Bennett Road

Childhood reminiscences, late 1940s

By Mick Peirson

I lived at number 35 Bennett Road. I remember Sussex Crumpets, where a carrier bag of damaged crumpets could be had for a tanner in the late afternoon. I also remember the bombsite where we played for hours and hours. I remember Phillip Mansfield and his brother and his parents and grandparents. The Mansfields lived next to Ian (Sid) Bradstock by the telephone pole. Mr. Mansfield was a prison warder as was my uncle Arty, who served in Wandsworth and Pentonville and Canterbury prisons.

The local shop
The shop at number 2 Bennett Road was first an ice cream factory in the late 40s. When we kids stood outside long enough one of the girls would bring us out a block of ice-cream to share among us. After that if I remember rightly, it was a bike shop run by Bert and his wife. And after that it was a sort of DIY store selling all sorts of bits and bobs. It was owned by a Mr. Thompson and his wife, they both later moved to a shop in Whitehawk Road. I think it became a pet shop after that. I never remembered a fish and chip shop in Bennett Road, there was a fish and chip shop on the corner of Rugby place, the next street down.

Big pools winners
The Bostons winning the pools was a big story when we were kids, they bought a Rover 75 with a cyclops headlight, and they also bought their house and the one next door at number 29 where the Macklins lived.

Fun in Sheepcote Valley
The military stuff that we played on was over in the dump at Sheepcote Valley, another big fun playground of the time. We were quite good at building our own pedal bikes, and Sheepcote Valley was a splendid source of bike bits. We usually came home covered in dirt from raking around the tip.

Mrs Smith and her parrot
The sweet shop at number 1 was where we spent our pocket money usually on the lucky dip. I remember Mrs. Smith and her parrot. I can see the cage now with it's black knob on the top. She would put the cage outside in the summer. Later came Mr. Mrs. Bridges, and indeed he was a good electrician. I can remember loads of times from Bennett Road, but what I did last week I would have to look in my diary. I wonder if there are any more folk with memories from that time in our lives.

This page was added on 23/11/2006.
Comments about this page

I lived in no. 7 Wiston Close Whitehawk from 1947 to 1958. I was nearly 12 years old when I moved with my parents to Australia. I can remember playing in the Sheepcote Valley dump. It always had an amazing array of "treasures" that fascinated us as young boys. I remember a disused tank like vehicle that we played in. As I recall we could still turn the turret. I loved my childhood in Whitehawk. I'm sure I regularly walked along Bennet Road on my return from the beach,although I didn't know many street names at the time. It would be great to see photos and/or maps of the area as it was then.

By Eric Cook (02/12/2006)

I had a look at the map of Brighton, and could not find Wiston Close. There is Wiston Road which I remember as a kid, and there is Wiston Road South and Wiston Road North. Was the Close off Wiston Road? I don't know if the area has been developed since I lived in Brighton. I seem to remember I used to walk home from school in Woodingdean with a lad called Mickey Woolmer from that area, did you ever hear of him? I am glad you remember Sheepcote Valley tip, how could you forget it - the best place I ever found as a kid. From where you lived Eric, you only had to walk across Wilsons Avenue and you were there.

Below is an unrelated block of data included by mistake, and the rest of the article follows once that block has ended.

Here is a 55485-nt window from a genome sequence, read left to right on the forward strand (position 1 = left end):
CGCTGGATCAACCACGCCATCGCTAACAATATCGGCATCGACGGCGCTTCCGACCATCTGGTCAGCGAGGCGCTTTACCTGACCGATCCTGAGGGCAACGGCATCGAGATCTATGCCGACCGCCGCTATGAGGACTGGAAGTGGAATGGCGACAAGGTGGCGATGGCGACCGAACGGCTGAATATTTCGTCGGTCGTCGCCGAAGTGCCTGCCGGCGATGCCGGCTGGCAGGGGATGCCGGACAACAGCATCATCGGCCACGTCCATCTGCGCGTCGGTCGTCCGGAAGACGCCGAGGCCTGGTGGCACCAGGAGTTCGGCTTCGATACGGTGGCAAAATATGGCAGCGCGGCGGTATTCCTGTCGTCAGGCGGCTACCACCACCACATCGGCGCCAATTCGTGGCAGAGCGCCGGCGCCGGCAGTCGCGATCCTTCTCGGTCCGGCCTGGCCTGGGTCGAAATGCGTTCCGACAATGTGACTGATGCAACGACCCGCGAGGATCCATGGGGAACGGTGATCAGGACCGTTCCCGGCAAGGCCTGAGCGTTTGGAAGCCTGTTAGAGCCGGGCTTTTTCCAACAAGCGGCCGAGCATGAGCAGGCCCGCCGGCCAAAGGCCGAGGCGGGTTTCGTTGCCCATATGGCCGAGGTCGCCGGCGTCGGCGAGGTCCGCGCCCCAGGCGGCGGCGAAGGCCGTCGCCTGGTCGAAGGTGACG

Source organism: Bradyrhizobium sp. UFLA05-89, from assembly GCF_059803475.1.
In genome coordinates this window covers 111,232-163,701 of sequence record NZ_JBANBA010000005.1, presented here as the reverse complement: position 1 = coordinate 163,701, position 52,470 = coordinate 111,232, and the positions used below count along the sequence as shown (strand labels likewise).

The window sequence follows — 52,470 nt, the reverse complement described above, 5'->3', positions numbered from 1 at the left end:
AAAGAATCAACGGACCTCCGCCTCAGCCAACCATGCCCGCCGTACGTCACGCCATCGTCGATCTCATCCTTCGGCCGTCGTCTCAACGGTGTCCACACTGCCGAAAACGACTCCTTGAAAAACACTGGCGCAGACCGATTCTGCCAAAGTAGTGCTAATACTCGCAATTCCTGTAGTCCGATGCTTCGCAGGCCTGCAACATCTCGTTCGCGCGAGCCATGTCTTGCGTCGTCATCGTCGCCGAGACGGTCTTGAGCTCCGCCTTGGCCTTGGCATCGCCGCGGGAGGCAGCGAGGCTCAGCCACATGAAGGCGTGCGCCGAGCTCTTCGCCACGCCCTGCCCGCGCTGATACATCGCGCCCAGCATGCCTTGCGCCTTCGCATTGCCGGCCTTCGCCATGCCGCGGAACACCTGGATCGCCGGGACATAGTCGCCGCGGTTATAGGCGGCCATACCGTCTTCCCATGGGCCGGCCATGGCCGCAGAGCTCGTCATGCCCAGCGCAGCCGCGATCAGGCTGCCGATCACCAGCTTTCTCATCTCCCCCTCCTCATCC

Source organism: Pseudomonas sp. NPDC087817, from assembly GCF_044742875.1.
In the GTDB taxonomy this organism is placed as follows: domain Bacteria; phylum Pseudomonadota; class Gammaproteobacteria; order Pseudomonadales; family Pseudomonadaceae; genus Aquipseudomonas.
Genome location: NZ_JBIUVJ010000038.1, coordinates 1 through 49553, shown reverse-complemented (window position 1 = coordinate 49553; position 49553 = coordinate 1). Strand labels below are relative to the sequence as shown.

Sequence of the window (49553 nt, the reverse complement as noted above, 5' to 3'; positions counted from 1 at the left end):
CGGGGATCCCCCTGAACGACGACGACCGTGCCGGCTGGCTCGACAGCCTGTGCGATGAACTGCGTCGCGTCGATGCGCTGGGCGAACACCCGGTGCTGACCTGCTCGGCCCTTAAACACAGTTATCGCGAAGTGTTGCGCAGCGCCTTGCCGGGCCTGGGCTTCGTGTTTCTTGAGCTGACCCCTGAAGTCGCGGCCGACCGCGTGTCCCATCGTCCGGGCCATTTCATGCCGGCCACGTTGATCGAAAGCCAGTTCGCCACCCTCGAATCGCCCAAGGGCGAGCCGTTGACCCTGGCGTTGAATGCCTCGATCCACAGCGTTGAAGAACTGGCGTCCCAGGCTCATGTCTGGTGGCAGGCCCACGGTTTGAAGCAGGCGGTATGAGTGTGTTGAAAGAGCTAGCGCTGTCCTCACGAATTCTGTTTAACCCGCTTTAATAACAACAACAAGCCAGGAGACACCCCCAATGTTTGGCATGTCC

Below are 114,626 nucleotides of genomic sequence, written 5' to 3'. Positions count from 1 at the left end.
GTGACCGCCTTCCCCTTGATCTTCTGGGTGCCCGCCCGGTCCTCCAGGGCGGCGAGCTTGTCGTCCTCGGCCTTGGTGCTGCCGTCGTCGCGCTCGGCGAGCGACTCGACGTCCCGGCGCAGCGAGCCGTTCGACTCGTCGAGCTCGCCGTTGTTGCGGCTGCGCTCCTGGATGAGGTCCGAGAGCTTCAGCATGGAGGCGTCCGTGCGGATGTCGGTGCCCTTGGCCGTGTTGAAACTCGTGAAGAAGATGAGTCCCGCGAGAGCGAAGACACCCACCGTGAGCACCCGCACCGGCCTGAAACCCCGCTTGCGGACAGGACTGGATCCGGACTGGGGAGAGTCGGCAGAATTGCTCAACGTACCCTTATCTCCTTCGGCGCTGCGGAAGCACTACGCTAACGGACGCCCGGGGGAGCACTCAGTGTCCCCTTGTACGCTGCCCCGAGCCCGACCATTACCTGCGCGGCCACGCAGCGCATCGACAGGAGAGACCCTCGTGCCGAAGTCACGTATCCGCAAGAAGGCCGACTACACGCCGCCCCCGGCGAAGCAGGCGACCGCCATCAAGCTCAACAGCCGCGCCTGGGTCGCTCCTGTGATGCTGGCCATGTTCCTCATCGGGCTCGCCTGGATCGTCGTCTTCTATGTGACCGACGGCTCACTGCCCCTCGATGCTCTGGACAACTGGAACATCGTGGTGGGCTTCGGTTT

By Mick Peirson (13/12/2006)

Hello Mick. The area that I lived in in Whitehawk has been completely redeveloped. Wiston Close was a short cul-de-sac about where Alan Way is now and it ran parallel to Wilson Avenue. At the top of Wiston Close was a farm. At the bottom was a lane that I used to walk to Whitehawk Primary School. The lane ran from Wilson Avenue, past Wiston Close and over Nuthurst and Findon Roads where there were steps. The houses in Wiston Close were all prefabs. I don't remember Mickey Woolmer you mentioned, but I would love to hear from anybody who lived around the Wiston Close area. The only name I can remember is Christine Evans.

By Eric Cook (04/03/2007)

So happy to read about Wiston Road, Whitehawk.
I lived at 109 Wiston Rd when I was nine years old and went to the school there. They were such happy days, my friend David Funnell lived next door and we still see each other now and again. Next door to that lived John Tidy and his brother Robin, their dad worked on the buses, such a nice family. I sometimes meet them also on my travels. Later on we moved back to Sandhurst Ave,Woodingdean but my mum returned to Wiston Road later in life and lived at 228. Her name was Dolly Eke. Thanks for the memories.

By Christine Eke (05/10/2007)

My family lived at 57 Bennett Road and I can remember memories of Whitehawk School. Some of my brothers, Jimmie, Roy, Raymond, David and my sister Mavis went to the Whitehawk School. My eldest brother Jimmie who married Marie Oliver, lives at 169 Wiston Road and has lived there all his married life. Jimmie is now 82 years old. I can remember when we were living in Bennett Road during the war and one night when we came home from the Whitehawk Boys Club our house had been hit by a bomb. Unfortuately our piano was destroyed. That night and for the next three nights I went home with the Georgie Bocker who lived on Hervey Road, Whitehawk.

By Ron George (17/01/2008)

I lived at 7 Firle Road from 1928 to 1950, apart from stints working in aircraft factories in Crawley and Golders Green, and as a flight engineer in the RAF. I went to St. Luke's Infants, Junior Mixed, and Senior Boys Schools. In the Senior Boys, from 1933 to 1936, my pal was George Whiting, a foster child who lived with the Leaches at number 2 Firle Rd. George and I often walked over to Sheepcote Valley, though we called it "the dump," and soon found it was a great source of good bike parts from which "bitsas," (bits of this and bits of that), could be assembled. Our big problem was tyres, because only tyres with big holes could be found. We soon started to cut tyres into bits that could be inserted over the holes in "good" tyres, and rode on from there. We often rode over to Hassocks, where George was formerly fostered, to visit a friend of his called Doughty. Anyone wishing to get in touch could e-mail me at regreen@optonline.net, in New Jersey, USA, where I now live.

By Robert (Bob) Green (14/02/2008)

As a kid I remember Ronnie George although I was a little kid when he was grown up. I remember all of the Georges from Bennett Road and I also remember that Jimmy always had a smiley face as did most of the George family. They were a very nice family when I was a kid and would always say hello if you spoke to them, even to a whippersnapper like me. So many memories from that time.  Best wishes from number 35 Bennett Road.

By Michael Peirson (20/07/2008)

I lived at 58 Bennett Road in the 1980s and remember the fish and chip shop on the corner of Rugby Place, would it have been the same one? The husband and wife would always be arguing, it was so funny. There was a wool shop just up from Bennett Road - wool shops, what ever happened to them?